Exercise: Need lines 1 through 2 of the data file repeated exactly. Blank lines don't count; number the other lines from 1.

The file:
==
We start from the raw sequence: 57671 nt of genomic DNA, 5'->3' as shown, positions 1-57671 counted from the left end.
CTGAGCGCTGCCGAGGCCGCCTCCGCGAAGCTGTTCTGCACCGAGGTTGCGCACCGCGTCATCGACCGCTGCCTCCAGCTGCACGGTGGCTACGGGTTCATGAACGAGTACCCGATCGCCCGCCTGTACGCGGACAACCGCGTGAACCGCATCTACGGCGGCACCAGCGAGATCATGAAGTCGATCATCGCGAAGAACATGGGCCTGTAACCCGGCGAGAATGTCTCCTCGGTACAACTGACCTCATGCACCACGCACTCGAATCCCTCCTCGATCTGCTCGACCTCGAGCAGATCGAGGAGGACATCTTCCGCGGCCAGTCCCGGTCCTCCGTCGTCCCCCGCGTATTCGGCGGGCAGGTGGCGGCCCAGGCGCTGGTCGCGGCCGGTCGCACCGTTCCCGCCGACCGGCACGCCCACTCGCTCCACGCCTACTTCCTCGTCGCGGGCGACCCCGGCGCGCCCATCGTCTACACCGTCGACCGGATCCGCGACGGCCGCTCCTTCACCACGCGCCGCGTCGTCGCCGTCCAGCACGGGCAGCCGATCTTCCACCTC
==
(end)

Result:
We start from the raw sequence: 57671 nt of genomic DNA, 5'->3' as shown, positions 1-57671 counted from the left end.
CTGAGCGCTGCCGAGGCCGCCTCCGCGAAGCTGTTCTGCACCGAGGTTGCGCACCGCGTCATCGACCGCTGCCTCCAGCTGCACGGTGGCTACGGGTTCATGAACGAGTACCCGATCGCCCGCCTGTACGCGGACAACCGCGTGAACCGCATCTACGGCGGCACCAGCGAGATCATGAAGTCGATCATCGCGAAGAACATGGGCCTGTAACCCGGCGAGAATGTCTCCTCGGTACAACTGACCTCATGCACCACGCACTCGAATCCCTCCTCGATCTGCTCGACCTCGAGCAGATCGAGGAGGACATCTTCCGCGGCCAGTCCCGGTCCTCCGTCGTCCCCCGCGTATTCGGCGGGCAGGTGGCGGCCCAGGCGCTGGTCGCGGCCGGTCGCACCGTTCCCGCCGACCGGCACGCCCACTCGCTCCACGCCTACTTCCTCGTCGCGGGCGACCCCGGCGCGCCCATCGTCTACACCGTCGACCGGATCCGCGACGGCCGCTCCTTCACCACGCGCCGCGTCGTCGCCGTCCAGCACGGGCAGCCGATCTTCCACCTC